Every day, your body produces a liter or more of saliva, an enzyme-rich goo that helps keep your mouth clean and digest your food. As a toddler you mastered the art of keeping saliva in your yap-trap. But during sleep, when the muscles in your body relax, your coordination lapses, leaving you more likely to dribble. (This is a particular hazard if you're a side snoozer.) The result is a stiff little patch of drool that brings a whole new meaning to the phrase "sleeping in the wet spot." A sinus infection or allergies that cause you to breathe through your mouth instead of your nose may make the problem worse, but the easiest fix is just to sleep on your back, says Lee Akst, M.D., an otolaryngologist at Loyola University Medical Center in Chicago. Go online at thecompanystore.com to find supportive pillows for back sleepers.
After I turned 30, my metabolism slowed to a crawl, or at least that was my explanation when I chunked up. Am I normal?
Studies show that two things happen to women around their 30th birthdays: Their bodies start to lose muscle more dramatically (as much as half a pound per year, which has an adverse effect on your metabolism), and their physical activity wanes, thanks to greater career and family responsibilities, says Wayne Westcott, Ph.D., co-author of Get Stronger, Feel Younger. The solution: strength-building exercises to help replace lost muscle tissue. Just 20 minutes twice a week can raise your resting metabolic rate by as much as 7 percent. If you can barely squeeze in time to sleep, let alone exercise, Westcott recommends three simple moves you can do at home: dumbbell squats, chest presses with dumbbells, and a bent-over row. Soon you'll be on your way back to your pre-30 body.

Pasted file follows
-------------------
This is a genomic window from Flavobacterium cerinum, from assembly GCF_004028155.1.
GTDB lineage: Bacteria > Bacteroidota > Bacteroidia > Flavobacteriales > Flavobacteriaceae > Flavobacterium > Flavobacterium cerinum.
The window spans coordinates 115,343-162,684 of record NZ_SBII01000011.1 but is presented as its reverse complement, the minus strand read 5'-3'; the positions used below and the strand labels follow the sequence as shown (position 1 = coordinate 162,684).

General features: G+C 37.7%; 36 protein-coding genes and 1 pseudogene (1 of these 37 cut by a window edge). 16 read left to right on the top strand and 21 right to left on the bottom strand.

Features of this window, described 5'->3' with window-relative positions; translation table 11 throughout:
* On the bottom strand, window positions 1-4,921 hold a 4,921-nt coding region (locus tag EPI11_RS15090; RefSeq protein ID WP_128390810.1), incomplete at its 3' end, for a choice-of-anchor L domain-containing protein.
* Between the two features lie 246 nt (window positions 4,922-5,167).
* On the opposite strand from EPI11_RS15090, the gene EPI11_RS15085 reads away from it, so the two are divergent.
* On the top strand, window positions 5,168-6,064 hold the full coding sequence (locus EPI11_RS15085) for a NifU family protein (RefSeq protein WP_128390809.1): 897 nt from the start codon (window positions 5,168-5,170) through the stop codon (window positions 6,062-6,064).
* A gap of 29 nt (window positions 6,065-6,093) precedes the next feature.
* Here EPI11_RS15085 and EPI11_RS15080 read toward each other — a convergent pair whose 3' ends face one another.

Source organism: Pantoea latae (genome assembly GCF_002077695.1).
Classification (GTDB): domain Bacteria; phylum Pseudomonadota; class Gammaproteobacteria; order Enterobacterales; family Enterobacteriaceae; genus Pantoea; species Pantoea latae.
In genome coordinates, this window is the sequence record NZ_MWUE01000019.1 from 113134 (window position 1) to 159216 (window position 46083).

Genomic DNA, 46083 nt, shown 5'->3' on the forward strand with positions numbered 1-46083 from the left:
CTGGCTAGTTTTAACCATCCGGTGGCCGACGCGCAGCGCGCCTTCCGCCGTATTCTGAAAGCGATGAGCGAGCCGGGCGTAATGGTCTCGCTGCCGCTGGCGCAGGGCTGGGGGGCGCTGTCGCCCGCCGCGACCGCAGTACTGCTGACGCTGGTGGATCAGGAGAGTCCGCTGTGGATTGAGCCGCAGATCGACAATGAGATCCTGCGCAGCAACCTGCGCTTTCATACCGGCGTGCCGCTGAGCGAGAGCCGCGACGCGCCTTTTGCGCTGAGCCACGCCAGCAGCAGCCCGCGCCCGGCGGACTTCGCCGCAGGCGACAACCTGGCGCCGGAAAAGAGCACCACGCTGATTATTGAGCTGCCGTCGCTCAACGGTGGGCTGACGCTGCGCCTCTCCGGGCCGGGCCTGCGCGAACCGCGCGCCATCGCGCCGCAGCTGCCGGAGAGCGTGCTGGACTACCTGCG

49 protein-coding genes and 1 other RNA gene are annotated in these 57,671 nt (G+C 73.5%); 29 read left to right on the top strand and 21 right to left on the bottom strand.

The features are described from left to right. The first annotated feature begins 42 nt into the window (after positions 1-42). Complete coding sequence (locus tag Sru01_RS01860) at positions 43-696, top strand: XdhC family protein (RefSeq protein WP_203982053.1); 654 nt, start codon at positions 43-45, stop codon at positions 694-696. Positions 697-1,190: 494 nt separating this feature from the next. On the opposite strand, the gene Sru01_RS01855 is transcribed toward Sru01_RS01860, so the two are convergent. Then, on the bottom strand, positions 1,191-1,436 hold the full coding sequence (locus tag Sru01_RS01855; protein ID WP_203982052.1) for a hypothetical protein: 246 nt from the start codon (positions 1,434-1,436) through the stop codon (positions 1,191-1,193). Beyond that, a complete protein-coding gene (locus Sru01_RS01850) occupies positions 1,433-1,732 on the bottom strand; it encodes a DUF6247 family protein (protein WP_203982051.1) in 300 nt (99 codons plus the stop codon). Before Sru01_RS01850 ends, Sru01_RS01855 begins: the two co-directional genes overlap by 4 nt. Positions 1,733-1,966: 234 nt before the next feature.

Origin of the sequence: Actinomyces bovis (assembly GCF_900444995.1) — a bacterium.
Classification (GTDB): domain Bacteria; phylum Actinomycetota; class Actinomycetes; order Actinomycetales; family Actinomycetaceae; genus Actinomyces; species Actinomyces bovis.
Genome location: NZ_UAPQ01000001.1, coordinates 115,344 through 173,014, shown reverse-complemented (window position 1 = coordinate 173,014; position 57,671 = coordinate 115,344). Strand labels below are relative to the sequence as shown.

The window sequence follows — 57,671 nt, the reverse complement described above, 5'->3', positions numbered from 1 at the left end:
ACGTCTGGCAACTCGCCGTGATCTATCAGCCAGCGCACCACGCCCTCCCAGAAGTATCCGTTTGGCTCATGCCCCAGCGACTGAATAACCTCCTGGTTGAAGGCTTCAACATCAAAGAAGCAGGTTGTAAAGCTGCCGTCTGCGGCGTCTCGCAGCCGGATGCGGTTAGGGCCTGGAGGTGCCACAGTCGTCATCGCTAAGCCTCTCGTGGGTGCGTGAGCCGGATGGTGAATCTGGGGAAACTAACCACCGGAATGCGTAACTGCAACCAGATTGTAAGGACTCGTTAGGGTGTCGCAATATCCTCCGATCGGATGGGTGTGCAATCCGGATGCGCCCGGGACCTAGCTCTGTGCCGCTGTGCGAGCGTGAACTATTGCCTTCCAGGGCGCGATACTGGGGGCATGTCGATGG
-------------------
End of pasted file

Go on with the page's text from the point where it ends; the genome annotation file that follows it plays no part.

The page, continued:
I clutch my boyfriend's hand in a death grip every time I fly. Am I normal?
Your rational mind knows you're less (56 times less!) likely to die in an airplane than you are to die in a car. But your lizard brain doesn't buy it. All it knows is that you're way higher than any sane person should be and are potentially out of control. No wonder your sympathetic nervous system--the one that commands your body's flight-or-fight response-is shrieking, "Get! Out! Now!" You're hardly alone: An estimated 25 million people in North America are afraid to fly.